Thirteen Questions to Ace a Virtual Job Interview
Alaina G. Levine
Virtual interviewing, while exclusively used during the pandemic, is undoubtedly here to stay. Even before COVID-19, there were many organizations that were utilizing virtual interviewing via Skype, Zoom, and other online platforms; and of course now, its use has exploded. Since your next job interview will probably be virtual, below are a few questions to ask yourself as you prepare. By considering these issues in advance, you will feel more confident, calm, and collected during the interview. Let’s help you triumph your next virtual interview!
1. Where will I be conducting the interview? Find a quiet and neat space in your home (or office) to do the interview. It doesn’t have to be perfect, especially during the pandemic. But there shouldn’t be any dirty laundry or dishes in the background. If you are in a large room and you can’t move your computer closer to the wall, then just make sure you tidy up the space behind you.
2. How is my internet connection? Do a speed check at least a day before your virtual interview to see how fast your Wi-Fi is and to ensure its stability. Check this again at the time of day when the interview will take place.
3. Which platform will I be using? Download the software you will be using way ahead of time and make sure you practice at least twice using the platform. Ask your friend in another location to download it so you could practice together.
4. What is my light source? Your light source should illuminate your face, but not be so bright as it washes you out. It also shouldn’t only shine on part of your face. A good light source is usually above and away from the face, versus a lamp that is five inches away from your face.
5. What time of day will I be conducting the interview? Know exactly what time (in your time zone!) you will be interviewing and practice at least once at that time of day so you a take an assessment of the light source. This is especially relevant if you’re going to be sitting near a window, as it means different lighting and direction of lighting during different times of the day.
6. Where is the camera pointed? It should ideally be slightly above your head and about a foot or more away from you. The interviewer is not your dentist so they don’t need a close-up of your throat.
7. What microphone are you using? You do not have to buy a fancy mic. It is OK to use your headset or the microphone that comes with your computer. But, do test it out in advance.
8. Where should I be looking? I know you are curious to see your interviewers’ faces, but if you are to demonstrate that you are speaking with them, you need to look at the camera, not at the video images of you or the others. Put a note with an arrow on your screen pointing at the webcam lens to remind yourself to look into the webcam and stay engaged.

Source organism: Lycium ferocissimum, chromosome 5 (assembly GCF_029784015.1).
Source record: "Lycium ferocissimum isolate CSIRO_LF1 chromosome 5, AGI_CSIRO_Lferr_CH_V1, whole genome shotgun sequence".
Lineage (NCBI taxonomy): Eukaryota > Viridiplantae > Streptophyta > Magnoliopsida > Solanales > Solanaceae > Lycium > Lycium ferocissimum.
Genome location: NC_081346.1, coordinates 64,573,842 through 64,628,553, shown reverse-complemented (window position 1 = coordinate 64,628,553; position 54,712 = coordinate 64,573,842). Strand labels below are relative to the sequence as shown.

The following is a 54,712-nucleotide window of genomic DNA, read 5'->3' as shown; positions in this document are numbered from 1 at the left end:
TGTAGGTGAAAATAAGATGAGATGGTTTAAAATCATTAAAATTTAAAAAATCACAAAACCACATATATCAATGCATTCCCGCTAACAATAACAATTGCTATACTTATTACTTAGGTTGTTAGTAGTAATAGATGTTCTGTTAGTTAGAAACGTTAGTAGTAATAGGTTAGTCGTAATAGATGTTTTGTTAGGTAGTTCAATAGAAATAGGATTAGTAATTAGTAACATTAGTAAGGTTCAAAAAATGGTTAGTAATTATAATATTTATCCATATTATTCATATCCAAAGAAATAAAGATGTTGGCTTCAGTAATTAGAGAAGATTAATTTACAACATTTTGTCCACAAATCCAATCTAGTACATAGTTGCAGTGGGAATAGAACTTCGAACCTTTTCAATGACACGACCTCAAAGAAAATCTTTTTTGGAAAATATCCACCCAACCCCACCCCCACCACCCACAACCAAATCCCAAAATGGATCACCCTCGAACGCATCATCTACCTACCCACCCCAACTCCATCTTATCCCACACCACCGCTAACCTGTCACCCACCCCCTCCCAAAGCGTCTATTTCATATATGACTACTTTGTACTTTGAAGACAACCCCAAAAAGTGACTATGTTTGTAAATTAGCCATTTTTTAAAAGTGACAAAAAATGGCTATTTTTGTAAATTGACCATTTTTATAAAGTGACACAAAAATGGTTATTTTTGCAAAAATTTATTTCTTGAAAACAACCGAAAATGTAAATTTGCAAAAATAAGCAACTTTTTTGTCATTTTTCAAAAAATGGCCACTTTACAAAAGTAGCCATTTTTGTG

9. What should I wear? The beauty of virtual interviewing is that you can wear what I call the half-suit: pajamas on the bottom but a professional look on the top. Even during the pandemic, it is wise to project a professional image while you are interviewing for a job, so wear a button-down shirt or blouse and a blazer. Reserve your T-shirt for another day. Make sure that the camera is only showing your top half if you do employ the half-suit!
10. What about my notes? You can have notes open on your computer or on paper in front of you and certainly you can look at them. Just don’t read them like you are reading a speech word-for-word. You can also take notes; however, I would recommend that you jot the notes down with a pen on a pad or a tablet rather than typing so as not to distract yourself or the interviewer(s) with the noise or action.
11. What questions should I ask when scheduling the interview? You certainly want to know the date, time, and virtual platform, but it is also important to know who will be interviewing you and if you should prepare anything in advance (such as a formal talk). Also double-check with them when they will be sending you the login credentials or Zoom invitation.
12. Can I use hand gestures? You can use your hands to speak if you are comfortable with this; but keep any hand gestures small and close to your body, especially given that the webcam is only capturing a certain part of your hand and fingers. You wouldn’t want to accidentally give the wrong message or have a gesture misinterpreted as something that is inappropriate!
13. What should I do when my friend texts me? This is a trick question! Your phone should be on silent and off to the side. It should not be in a place that can distract you. If you do get a text or a call during the interview? Simply do nothing. Your focus should be entirely on the interview and interviewers. So, with that in mind, close your email and any unnecessary programs and web pages.
Note: Some of the text of this tip sheet has appeared in other works by the author, including her articles, columns, speeches, and book, Networking for Nerds (Wiley, 2015).
Alaina G. Levine is an award-winning entrepreneur, international keynote speaker, STEM career consultant, science writer, corporate comedian, and author of Networking for Nerds (Wiley, 2015), which beat out Einstein (really!) for the honor of being named one of the Top 5 Books of 2015 by Physics Today magazine. She is a regular speaker and consultant for AAS. @AlainaGLevine